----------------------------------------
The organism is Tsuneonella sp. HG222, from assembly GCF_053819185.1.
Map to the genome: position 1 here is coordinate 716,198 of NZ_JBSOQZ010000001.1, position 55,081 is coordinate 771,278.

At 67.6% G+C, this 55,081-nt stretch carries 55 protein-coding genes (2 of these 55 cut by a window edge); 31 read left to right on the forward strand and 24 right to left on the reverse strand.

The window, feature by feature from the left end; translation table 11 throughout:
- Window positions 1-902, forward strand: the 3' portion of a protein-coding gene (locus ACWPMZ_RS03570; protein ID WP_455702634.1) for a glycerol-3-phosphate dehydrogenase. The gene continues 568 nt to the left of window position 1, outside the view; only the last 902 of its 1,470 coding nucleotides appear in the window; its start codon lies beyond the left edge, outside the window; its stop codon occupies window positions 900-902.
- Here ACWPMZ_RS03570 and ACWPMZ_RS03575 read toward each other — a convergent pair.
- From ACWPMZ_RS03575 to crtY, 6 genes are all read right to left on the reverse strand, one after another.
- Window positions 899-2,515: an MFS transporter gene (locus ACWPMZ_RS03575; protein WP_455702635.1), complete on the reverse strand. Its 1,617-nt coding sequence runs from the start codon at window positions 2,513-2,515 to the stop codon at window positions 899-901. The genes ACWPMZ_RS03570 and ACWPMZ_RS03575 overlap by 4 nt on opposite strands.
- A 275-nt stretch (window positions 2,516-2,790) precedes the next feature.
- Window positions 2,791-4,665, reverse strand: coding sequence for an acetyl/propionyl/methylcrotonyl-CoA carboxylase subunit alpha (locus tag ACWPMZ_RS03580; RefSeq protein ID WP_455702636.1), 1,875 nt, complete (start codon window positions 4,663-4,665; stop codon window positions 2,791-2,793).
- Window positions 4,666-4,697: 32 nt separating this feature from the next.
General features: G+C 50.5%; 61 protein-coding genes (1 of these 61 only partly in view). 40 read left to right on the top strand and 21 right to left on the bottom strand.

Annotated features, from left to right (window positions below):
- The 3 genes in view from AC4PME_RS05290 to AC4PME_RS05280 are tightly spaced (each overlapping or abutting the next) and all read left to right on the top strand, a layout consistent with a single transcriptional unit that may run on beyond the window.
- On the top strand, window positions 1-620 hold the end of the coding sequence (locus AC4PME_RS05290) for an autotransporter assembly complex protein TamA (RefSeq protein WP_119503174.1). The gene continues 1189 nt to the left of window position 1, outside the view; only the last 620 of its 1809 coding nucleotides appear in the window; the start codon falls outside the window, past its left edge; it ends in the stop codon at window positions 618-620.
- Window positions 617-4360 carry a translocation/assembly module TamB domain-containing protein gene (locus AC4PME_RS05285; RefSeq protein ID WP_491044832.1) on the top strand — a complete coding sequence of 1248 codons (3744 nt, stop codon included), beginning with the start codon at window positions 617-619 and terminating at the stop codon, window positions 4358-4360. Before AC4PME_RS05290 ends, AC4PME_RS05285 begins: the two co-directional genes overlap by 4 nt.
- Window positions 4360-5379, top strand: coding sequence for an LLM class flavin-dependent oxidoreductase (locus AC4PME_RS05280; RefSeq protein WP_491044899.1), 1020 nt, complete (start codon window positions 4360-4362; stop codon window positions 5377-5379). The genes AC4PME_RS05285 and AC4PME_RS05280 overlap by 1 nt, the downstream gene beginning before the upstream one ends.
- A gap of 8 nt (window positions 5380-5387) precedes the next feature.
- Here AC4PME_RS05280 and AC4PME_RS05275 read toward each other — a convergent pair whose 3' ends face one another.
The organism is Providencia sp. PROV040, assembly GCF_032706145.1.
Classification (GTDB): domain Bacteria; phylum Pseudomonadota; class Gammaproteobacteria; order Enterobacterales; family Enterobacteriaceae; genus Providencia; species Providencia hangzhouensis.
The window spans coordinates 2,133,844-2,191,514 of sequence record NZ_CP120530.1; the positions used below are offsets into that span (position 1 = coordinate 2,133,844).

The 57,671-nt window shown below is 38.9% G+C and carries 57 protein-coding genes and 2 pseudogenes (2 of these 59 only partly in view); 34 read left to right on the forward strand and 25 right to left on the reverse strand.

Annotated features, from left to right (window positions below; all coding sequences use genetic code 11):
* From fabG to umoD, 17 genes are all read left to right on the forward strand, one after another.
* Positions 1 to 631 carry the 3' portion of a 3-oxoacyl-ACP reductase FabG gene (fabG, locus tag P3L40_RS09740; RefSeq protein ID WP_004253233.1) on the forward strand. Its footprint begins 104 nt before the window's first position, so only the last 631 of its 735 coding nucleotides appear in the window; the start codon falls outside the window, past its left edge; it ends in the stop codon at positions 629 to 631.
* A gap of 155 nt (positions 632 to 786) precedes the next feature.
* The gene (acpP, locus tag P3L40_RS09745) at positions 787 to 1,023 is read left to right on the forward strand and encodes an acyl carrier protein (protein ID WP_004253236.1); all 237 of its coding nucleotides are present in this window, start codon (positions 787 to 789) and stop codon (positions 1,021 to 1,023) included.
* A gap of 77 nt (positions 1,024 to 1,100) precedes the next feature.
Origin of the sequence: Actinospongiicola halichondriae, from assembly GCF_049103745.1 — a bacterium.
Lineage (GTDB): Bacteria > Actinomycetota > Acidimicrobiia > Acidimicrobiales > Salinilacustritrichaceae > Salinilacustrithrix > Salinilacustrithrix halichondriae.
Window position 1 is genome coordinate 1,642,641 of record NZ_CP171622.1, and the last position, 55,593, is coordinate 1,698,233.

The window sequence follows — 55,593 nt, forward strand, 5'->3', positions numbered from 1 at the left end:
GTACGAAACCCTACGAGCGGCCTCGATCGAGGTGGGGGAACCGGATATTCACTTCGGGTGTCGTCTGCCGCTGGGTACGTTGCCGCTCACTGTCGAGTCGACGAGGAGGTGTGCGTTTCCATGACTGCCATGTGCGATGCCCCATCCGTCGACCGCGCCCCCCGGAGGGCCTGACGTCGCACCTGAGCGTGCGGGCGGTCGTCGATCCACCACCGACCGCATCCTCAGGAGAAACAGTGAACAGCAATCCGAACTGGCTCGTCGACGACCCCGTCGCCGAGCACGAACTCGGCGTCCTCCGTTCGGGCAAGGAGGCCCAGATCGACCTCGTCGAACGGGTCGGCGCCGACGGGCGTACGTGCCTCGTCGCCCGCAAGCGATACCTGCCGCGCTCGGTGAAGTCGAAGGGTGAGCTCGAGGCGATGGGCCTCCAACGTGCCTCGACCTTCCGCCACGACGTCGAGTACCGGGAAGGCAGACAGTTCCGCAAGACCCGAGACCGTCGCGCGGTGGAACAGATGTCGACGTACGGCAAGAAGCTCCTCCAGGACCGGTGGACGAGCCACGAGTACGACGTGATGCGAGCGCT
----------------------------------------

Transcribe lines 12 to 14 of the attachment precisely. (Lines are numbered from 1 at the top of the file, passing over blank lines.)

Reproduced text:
General features: G+C 50.5%; 61 protein-coding genes (1 of these 61 only partly in view). 40 read left to right on the top strand and 21 right to left on the bottom strand.

Annotated features, from left to right (window positions below):
- The 3 genes in view from AC4PME_RS05290 to AC4PME_RS05280 are tightly spaced (each overlapping or abutting the next) and all read left to right on the top strand, a layout consistent with a single transcriptional unit that may run on beyond the window.